But in the past legislative session, the American Petroleum Institute thwarted a state Senate bill that sought to place a fee on the oil and gas industry for the study, which would investigate the quality of Maryland’s underground water in Garrett County, where the state’s Marcellus Shale is most abundant, and examine whether chemicals used in fracking would taint it.…

January 24, 2012

Environmental groups, McKeesport settle Marcellus-related lawsuit

Source:, January 24, 2012

Two environmental groups and McKeesport’s municipal authority have settled a federal lawsuit that claimed the city was violating state and federal environmental laws by treating wastewater from Marcellus shale drilling operations, according to court documents.

Attorneys for both sides and representatives for the city, the municipal authority, Clean Water Action and Three Rivers Waterkeeper couldn’t immediately be reached for comment. U.S. District Judge Nora Barry Fischer ordered the case closed Monday after the attorneys said they reached a settlement.

The judge’s order doesn’t provide any details of the settlement.

The two groups claimed that McKeesport’s sewage treatment plant was accepting drilling wastewater even though its permit doesn’t provide for the treatment of industrial waste. The state Department of Environmental Protection in April asked drillers to stop sending wastewater to municipal sewage treatment plants and asked plants to stop accepting the wastewater.…

March 24, 2011

Shale drillers tout recycling as option for wastewater

Source: Philadelphia Inquirer , March 23, 2011
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The level of salty compounds in the Monongahela River south of Pittsburgh spiked above acceptable limits in late 2008 — not a health risk, according to federal and state regulators, but drinking water drawn from the river tasted like mud.

Environmentalists blamed the contamination on Marcellus Shale gas-drilling discharges. Natural-gas drillers pointed to other sources in the historically stressed river: pollutants from coal mines and other industrial discharges.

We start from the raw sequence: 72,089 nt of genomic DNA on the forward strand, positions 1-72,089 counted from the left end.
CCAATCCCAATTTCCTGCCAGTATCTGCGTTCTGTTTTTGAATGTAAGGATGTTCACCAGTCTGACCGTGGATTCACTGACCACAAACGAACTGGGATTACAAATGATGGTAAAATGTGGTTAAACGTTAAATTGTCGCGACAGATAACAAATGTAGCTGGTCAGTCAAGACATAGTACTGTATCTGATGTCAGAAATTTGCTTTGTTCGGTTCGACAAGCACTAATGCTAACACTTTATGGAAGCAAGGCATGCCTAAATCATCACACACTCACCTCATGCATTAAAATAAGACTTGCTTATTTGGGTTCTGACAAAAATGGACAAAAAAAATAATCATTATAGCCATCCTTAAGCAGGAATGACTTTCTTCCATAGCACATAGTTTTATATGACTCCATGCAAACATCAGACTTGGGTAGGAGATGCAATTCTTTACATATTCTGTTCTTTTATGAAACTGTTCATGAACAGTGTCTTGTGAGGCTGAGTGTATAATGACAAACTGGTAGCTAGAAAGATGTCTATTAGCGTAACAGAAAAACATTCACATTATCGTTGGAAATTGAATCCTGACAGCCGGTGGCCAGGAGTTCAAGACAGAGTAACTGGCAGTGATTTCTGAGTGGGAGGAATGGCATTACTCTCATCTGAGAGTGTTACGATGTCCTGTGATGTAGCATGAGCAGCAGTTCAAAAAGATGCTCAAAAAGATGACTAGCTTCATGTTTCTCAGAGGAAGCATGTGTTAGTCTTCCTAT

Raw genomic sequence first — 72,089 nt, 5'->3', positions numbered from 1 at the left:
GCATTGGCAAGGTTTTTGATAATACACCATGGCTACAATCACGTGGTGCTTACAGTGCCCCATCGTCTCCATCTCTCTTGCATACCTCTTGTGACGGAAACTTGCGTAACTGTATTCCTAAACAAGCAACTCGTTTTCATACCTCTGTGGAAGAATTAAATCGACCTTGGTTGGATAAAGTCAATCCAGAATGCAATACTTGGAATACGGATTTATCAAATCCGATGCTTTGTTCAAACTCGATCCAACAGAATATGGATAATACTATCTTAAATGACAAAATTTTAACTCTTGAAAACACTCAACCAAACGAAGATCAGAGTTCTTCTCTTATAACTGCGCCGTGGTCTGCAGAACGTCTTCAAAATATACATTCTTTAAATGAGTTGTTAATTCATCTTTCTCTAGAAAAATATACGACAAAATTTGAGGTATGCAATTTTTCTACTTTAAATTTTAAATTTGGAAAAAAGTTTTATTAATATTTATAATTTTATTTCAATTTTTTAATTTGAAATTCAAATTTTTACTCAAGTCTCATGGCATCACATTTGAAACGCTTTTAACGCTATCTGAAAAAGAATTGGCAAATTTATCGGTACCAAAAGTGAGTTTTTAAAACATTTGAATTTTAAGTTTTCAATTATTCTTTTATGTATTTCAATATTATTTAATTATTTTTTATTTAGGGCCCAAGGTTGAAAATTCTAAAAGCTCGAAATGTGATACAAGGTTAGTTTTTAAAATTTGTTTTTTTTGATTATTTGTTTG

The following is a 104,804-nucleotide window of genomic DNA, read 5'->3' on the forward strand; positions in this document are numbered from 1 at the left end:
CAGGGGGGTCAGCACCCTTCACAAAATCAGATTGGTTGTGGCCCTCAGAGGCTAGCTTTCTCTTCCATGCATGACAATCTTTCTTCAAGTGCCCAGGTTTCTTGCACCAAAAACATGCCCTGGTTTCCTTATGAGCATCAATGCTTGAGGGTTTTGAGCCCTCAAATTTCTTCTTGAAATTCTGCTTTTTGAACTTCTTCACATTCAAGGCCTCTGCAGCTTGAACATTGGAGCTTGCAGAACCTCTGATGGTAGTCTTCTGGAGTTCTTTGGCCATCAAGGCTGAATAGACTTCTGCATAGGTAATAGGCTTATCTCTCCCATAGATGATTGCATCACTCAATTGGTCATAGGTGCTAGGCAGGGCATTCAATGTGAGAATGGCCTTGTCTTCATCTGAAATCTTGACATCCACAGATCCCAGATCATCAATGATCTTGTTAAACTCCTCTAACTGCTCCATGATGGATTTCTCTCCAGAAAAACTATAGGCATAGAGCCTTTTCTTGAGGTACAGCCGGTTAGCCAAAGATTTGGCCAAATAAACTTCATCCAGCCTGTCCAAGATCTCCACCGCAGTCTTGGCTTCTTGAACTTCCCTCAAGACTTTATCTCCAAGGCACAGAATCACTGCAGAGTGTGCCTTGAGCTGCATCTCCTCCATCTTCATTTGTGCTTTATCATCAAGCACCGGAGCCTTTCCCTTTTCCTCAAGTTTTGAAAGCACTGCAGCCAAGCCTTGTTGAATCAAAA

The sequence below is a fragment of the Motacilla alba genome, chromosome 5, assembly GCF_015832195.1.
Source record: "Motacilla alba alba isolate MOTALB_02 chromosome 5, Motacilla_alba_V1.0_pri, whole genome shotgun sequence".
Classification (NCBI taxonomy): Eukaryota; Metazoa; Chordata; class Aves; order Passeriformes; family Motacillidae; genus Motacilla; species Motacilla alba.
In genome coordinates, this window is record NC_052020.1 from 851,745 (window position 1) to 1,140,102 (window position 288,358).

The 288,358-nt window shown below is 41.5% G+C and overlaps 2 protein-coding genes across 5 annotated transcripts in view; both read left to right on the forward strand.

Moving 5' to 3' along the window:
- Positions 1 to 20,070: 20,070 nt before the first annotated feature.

Which source was to blame didn’t really matter. What mattered was that the Monongahela’s elevated levels of total dissolved solids — salty compounds known as TDS that can’t be removed by conventional treatment — set off alarms, a clarion that Pennsylvania’s streams would be unable to assimilate the huge volumes of wastewater expected with the coming Marcellus Shale boom, then in its infancy.

Regulators have been hard-pressed to keep tabs on the vast wastewater volumes ever since, as development of the Marcellus Shale has expanded across the state.…

January 11, 2011

Chromium 6 found naturally, but levels in valley a concern

Publication Date 01/08/2011
Source: Modesto Bee (CA)
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A likely cancerous drinking water contaminant featured in the movie “Erin Brockovich” showed up in relatively high levels in hundreds of tests throughout Stanislaus County and neighboring communities.

Some public officials say the data may be unreliable and have little meaning until the government sets a new standard, a process just getting under way.

Drinking water advocates blame pressure from industrial polluters for putting the review seven years behind schedule.…

December 7, 2010

EPA Subpoenas Halliburton For Data on ‘Hydrofracking’

Source: ENR
By Pam Hunter

The Environmental Protection Agency on Nov. 9 issued a subpoena to oil-field services contractor Halliburton for failing to provide information the agency needs to complete its congressionally mandated study on hydraulic fracturing, or “hydrofracking.”

Eight other hydrofracking firms that received voluntary information requests in September agreed to submit “timely and complete information” to EPA, the agency said.

But Houston-based Halliburton took another tack, refusing to give EPA full data on the company’s hydraulic fracturing operations over the past five years. “Because the agency’s request was so broad, potentially requiring the company to prepare approximately 50,000 spreadsheets, we have met with the agency and had several additional discussions with EPA personnel in order to help narrow the focus of their unreasonable demands,” Halliburton said. The company said it had posted on its website information about many of the chemicals used.…